Are Silverfish Harmful, Dangerous, Poisonous or Bad?

Many people ask are silverfish harmful to human beings or animals, especially pets?

Well, here I put to rest the many questions on the extent to which silverfish can be dangerous to the health of not only humans beings but also the pets and other animals found within our homes.

You will be surprised to learn that despite their scary look, silverfish are generally ‘safe’ creatures to hang around.

Silverfish Damage

These insects are not dangerous but can cause some damage to your house. It is important to learn about these damages because they can help in understanding possible infestations.

It may also help you understand how to deal with a potential infestation if it happens to your home and living areas.

Most often, we come across stories that silverfish can damage your home. However, it is not very clear on specific things they damage within your home and living areas.

Silverfish Harmful

On whether or not silverfish are harmful, yes these insects are fairly harmful; they can cause damages to the following items within your home:

  • Foods – cereals, grains, and flour
  • Paper products – books, glues, and boxes
  • Fabrics – linen and cotton clothing are the most vulnerable fabrics
  • Surprisingly, they can also eat paper money

It is important to stress that silverfish bugs are not dangerous to humans or animals alike. Apart from eating papers, fabrics, and starchy foods such as grains and flour, these creatures do not bite humans and animals.

Neither do they cause or transmit diseases and will never bring diseases into your house. Silverfish bugs are also not poisonous but can contaminate foods through excrement and bacteria contamination.

What do silverfish do?

Silverfish bugs are known to cause some damage in your home. There is strong evidence of punched irregular holes on fabrics and papers within homes infested with silverfish bugs.

If your house has been infested with these filthy insects, you have probably come across scratches and holes in your old photographs placed around the wall.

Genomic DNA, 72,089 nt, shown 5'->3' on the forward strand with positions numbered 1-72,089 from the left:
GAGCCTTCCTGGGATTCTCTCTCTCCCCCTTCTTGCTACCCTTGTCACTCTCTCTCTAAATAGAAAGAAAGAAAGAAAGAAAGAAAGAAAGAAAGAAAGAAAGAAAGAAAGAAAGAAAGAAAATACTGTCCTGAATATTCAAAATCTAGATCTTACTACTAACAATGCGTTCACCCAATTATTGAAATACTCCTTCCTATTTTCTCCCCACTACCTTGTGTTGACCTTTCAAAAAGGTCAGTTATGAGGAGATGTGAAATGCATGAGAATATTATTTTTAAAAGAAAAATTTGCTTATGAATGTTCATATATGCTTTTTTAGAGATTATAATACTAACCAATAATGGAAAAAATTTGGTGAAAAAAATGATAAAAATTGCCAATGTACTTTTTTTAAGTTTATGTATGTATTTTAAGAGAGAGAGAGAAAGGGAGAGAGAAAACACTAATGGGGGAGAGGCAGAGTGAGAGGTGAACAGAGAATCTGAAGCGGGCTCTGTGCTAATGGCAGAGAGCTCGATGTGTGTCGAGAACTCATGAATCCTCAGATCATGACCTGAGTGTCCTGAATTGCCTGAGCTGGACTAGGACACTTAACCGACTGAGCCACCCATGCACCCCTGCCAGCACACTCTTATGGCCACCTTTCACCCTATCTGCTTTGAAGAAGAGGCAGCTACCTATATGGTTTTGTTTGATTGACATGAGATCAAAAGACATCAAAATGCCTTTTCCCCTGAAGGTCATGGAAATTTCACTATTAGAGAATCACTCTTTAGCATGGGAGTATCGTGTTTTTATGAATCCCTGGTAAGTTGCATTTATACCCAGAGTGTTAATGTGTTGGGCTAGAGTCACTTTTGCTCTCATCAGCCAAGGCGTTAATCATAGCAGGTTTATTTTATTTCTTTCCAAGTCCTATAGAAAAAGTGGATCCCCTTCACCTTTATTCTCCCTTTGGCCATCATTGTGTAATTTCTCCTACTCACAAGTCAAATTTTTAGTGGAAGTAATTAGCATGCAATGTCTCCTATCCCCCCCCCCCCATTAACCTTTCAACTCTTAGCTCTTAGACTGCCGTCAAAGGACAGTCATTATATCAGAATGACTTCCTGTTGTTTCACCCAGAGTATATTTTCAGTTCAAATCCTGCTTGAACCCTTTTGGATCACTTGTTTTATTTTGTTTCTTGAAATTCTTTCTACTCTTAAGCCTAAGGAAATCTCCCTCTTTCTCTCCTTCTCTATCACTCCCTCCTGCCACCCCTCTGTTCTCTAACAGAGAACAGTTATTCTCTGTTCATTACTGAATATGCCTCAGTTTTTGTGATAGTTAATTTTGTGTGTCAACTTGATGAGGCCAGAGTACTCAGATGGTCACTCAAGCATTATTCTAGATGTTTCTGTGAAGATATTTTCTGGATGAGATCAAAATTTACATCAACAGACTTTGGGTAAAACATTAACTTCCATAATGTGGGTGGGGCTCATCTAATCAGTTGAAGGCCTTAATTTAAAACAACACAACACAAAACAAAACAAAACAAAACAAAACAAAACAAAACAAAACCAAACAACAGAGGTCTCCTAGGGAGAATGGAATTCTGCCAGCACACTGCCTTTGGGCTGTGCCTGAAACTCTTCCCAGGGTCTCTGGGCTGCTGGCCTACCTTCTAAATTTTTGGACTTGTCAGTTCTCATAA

You probably must have also observed some holes in pages of your books on shelves and some books with lost spines.

You may also have noted some holes in wallpapers. Very well, this is silverfish at work as they love feasting on these items in your house.

Despite damaging fabrics, papers, and starchy food products, silverfish leave behind some yellowish stains on surfaces. These kinds of damage are typical to silverfish bugs.

Precisely they do:

  • Damage paper products- wallpapers, photographs, and papers
  • Damage fabrics- Clothes, carpets, sofas, and curtains
  • Contaminate foods- flour, cereals, and grains

What do silverfish eat?

Basically, I would say that silverfish eat a little bit of anything to everything. However, silverfish love eating starchy carbohydrates or starchy foods.

The following questions will help you understand some items believed to be eaten by silverfish bugs in your house and living areas. This is essential because it can help you to counter their infestation.

Do silverfish eat papers?

Yes, silverfish eat papers, and the more the glazers on the paper the better for them. Glazer in this case refers to the binding glue used in books and wallpapers.

They chew and leave behind holes in wallpapers to the point of falling. By eating glues in book bindings, they loosen book spines, and in the process destroy books.

Newspapers, cardboard, cellophane, and tissues are also not spared by these insects.

Do silverfish eat clothes?

Even though it looks strange to imagine that silverfish prays on clothes among other fabrics, but truly they do. However, they are also choosy as they don’t prey on all types of clothes.

Although they prey on cotton, linen, and artificial silk materials, fortunately, they do not feast on true silk and wool materials. This is according to Arnold Mallis, the author of the pest control handbook.

Linen is their preferred material, but may also eat rayon materials beneath the carpets.

While the idea of feasting on clothes is peculiar, it is actually true. Always look out for holes and erratic tears in your clothes if suspect silverfish infestation in your house.

Do silverfish prey on other bugs?

No, silverfish do not prey on other bugs. Although cannibalistic, silverfish do not prey on other insects or bugs, but rather consume dead and injured bodies of insects.

They also feast on shed skins left behind dandruff and discarded human hair.

Are Silverfish Harmful to Humans?

You probably could be wondering whether silverfish bugs are dangerous to humans. Rest assured that you will not be harmed by these insects.

They do not cause nor transmit any disease to humans and animals. Apart from the damage they cause on household items as stated earlier, Silverfish are generally harmless insofar as human health is concerned.

Are Silverfish Dangerous to Babies?

No, silverfish bugs are not harmful to babies. They do not transmit nor spread any disease to humans, and that includes babies.

However, babies may be allergic to their specks of dust – which they leave behind as they molt.